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Stage 2: 7 – 9 Months

Stage 2: 7 – 9 Months

Continued Weaning

Moving on to lumps and thicker textures is an important transition once a baby has become accustomed to eating and swallowing well pureed, smooth and soft foods. Although they may not have many or even any teeth, babies can still chew with their gums. Your baby’s nutritional needs should be met with a daily combination of around four bottle feeds, or more milk feeds if they are breastfed, plus some solid foods.
It’s great to offer little ones lots of new tastes without overwhelming them. Most babies take a few days to get used to something new so don’t worry if they grimace and spit it back out the first time. It’s worthwhile trying new foods a few times, before you decide this one is really not for them. The earlier they get used to the idea of lots of different tastes, the less likely they are to become a fussy eater.

Ideal foods for the next stage of weaning:

  • Small pasta, rice, porridge and couscous
  • Grated cheddar cheese, cottage or cream cheese and cheese sauces
  • Minced red meat, white meat and boneless fish
  • A wide variety of cooked, diced, minced or mashed vegetables
  • Ripe or lightly cooked fruits such as ripe banana, avocado or lightly grated apple
  • Eggs are a rich source of iron and can be added to milky desserts or grated into other foods.

Daily Feeding Routine

Baby’s first breast or formula feed of the day can be any time between 5am and 7am. If you have an early waker you may find baby settles back to sleep after the feed – and it will keep them going until around 7am when you can offer breakfast.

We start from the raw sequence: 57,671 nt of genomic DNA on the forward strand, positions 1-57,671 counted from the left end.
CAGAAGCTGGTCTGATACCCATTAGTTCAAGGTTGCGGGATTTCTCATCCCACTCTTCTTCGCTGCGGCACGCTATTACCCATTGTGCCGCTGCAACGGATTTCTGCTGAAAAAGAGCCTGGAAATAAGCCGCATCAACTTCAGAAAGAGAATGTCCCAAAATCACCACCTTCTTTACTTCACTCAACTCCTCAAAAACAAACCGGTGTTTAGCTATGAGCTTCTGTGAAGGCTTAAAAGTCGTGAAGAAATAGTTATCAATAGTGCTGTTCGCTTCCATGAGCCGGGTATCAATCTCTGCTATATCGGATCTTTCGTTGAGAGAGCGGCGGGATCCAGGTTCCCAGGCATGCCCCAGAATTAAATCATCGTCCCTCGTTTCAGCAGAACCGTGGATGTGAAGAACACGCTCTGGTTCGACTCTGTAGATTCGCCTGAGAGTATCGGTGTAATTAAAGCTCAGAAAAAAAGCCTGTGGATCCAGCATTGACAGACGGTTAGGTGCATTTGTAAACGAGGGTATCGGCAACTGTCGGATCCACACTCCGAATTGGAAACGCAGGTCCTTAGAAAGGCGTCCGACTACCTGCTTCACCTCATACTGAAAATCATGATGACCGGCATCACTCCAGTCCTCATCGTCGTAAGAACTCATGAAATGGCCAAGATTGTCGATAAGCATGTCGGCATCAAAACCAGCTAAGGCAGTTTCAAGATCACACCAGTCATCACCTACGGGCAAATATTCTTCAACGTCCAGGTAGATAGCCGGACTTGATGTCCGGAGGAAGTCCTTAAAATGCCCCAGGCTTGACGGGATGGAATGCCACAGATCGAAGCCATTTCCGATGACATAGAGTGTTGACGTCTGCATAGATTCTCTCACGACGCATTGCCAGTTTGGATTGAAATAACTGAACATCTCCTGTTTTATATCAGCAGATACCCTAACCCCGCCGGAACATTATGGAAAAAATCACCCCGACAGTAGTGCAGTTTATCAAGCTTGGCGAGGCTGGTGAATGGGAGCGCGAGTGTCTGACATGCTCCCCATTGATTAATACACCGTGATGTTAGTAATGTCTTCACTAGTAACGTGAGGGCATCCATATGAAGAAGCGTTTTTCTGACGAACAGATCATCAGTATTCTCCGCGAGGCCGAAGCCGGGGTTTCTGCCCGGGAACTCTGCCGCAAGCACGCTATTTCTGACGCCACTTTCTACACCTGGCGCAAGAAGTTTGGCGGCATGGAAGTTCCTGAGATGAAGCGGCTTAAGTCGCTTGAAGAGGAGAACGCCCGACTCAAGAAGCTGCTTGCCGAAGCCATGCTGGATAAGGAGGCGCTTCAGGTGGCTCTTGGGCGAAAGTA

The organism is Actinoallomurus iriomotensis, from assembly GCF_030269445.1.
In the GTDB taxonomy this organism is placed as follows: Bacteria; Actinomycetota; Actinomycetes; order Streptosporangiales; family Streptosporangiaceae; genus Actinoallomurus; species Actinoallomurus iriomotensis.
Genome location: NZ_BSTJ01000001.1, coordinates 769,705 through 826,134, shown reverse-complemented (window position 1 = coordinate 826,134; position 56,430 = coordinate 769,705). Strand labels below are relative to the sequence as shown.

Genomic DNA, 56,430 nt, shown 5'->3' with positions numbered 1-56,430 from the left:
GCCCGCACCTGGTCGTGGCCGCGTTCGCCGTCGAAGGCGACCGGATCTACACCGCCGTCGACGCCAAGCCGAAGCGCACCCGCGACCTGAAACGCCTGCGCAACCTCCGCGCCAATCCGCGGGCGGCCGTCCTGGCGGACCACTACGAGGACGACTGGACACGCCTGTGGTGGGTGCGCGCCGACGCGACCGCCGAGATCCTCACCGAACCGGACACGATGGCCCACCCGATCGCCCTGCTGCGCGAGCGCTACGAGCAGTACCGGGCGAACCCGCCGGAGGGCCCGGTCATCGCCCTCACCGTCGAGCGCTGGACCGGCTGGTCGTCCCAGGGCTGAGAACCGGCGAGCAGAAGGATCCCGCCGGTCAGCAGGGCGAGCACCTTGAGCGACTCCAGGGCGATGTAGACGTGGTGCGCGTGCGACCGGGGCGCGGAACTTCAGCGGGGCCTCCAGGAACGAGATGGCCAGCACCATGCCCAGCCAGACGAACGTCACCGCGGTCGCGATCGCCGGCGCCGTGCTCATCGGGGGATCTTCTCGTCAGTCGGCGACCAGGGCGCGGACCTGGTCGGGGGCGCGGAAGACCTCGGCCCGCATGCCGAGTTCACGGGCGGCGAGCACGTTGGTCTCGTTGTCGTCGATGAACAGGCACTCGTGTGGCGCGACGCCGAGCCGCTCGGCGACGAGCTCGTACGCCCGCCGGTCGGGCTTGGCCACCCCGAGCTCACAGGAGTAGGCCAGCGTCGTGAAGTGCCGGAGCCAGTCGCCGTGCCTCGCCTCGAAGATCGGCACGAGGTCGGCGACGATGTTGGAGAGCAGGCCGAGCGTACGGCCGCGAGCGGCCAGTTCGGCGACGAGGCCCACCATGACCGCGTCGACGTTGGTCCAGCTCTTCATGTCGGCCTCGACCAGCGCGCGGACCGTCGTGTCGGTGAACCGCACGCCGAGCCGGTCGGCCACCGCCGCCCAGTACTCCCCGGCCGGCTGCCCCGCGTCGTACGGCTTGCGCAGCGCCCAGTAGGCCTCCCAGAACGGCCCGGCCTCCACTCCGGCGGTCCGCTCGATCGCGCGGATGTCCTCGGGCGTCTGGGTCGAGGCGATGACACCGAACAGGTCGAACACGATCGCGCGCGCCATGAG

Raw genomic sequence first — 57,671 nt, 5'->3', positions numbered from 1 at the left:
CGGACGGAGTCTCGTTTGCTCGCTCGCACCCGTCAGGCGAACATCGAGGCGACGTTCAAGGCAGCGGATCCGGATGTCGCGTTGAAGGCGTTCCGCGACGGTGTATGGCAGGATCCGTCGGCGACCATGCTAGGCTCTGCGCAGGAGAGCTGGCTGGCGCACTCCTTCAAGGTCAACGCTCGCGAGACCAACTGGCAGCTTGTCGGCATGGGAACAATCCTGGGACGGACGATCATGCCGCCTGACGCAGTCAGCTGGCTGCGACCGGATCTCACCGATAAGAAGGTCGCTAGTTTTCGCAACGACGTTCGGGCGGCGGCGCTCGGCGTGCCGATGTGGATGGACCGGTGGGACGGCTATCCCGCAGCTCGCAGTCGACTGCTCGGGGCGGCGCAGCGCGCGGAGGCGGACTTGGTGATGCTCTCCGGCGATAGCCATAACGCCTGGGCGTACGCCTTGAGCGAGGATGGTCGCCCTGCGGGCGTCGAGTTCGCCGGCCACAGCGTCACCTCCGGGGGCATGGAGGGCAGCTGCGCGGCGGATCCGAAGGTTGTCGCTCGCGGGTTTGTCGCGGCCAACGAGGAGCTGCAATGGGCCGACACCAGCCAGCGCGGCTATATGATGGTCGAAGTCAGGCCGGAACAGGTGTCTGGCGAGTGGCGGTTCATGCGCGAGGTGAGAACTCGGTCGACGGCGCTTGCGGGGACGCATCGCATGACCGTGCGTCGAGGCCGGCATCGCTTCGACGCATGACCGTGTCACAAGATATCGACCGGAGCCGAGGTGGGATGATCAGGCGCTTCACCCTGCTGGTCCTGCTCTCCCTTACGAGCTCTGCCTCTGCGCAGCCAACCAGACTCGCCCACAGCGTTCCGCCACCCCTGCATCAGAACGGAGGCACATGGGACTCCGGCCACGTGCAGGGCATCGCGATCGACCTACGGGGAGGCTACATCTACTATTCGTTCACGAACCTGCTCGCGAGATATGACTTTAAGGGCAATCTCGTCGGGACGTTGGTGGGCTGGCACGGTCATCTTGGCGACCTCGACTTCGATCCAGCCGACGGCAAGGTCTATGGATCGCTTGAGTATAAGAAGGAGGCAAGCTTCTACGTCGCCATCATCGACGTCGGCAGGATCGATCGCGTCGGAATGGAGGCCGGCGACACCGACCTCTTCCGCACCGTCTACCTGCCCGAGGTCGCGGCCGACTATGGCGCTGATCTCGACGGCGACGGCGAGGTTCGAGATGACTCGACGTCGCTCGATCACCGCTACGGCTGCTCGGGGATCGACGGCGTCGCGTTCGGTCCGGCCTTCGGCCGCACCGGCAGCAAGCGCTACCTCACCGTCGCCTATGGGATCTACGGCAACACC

For late wakers, it’s fine to give breakfast straight after a breast or formula feed. Some babies won’t be interested in breakfast after a full liquid feed – as they may simply not be hungry just yet.
By around 8 months of age you can offer lunch and dinner separate from their breast milk or formula feed.

Weaning foods to avoid:

  • Honey until after the age of 1 year
  • Whole nuts and other hard foods which can be a choking risk
  • Juices and sugar sweetened drinks. Limit intake of all foods with added sugars
  • Do not add salt to foods for infants. This is an important safety issue as infant kidneys are immature and unable to excrete excess salt.

Weaning tips to remember:

  • It’s not unusual for a baby to gag a little when they’re becoming accustomed to lumpy foods. So try not to give too much on the spoon until your baby is used to the different consistencies
  • Let your baby “explore” the food with their mouth and fingers. They may want to hold their own spoon and experiment with feeding themselves
  • Watch your own reactions and stay calm if your baby starts to throw or play with their food. Babies may learn this is a way of getting lots of lovely attention and repeat the performance if they think it is going to work in their favour!
  • A pelican-style bib can be ideal for this age and minimises the clean up after meal times
  • You may find baby wants to share food from your plate even if they’ve already eaten. Mealtimes are not just about nutrition but an important way for babies to learn about communication
  • Mashed foods are fine as long as they are moist and not likely to get stuck on the way down. Mixing solid foods with a little breast milk or formula is ideal
  • Throw away any food which has been warmed but not eaten. Food-borne illnesses are common, so preparation, storage and disposal of food needs to be attended to carefully to minimise risk
  • You may find it useful to offer your baby extra drinks of cooled, boiled water. Encourage use of a sippy cup or one with a spout is good practice for when they get older. Avoid offering juice, tea, cordial or other fluids.

For further information on Introducing Solids watch our animation.

Introducing Solids

In this animation we look at when to start introducing solids and the best kinds of foods and textures to start with.

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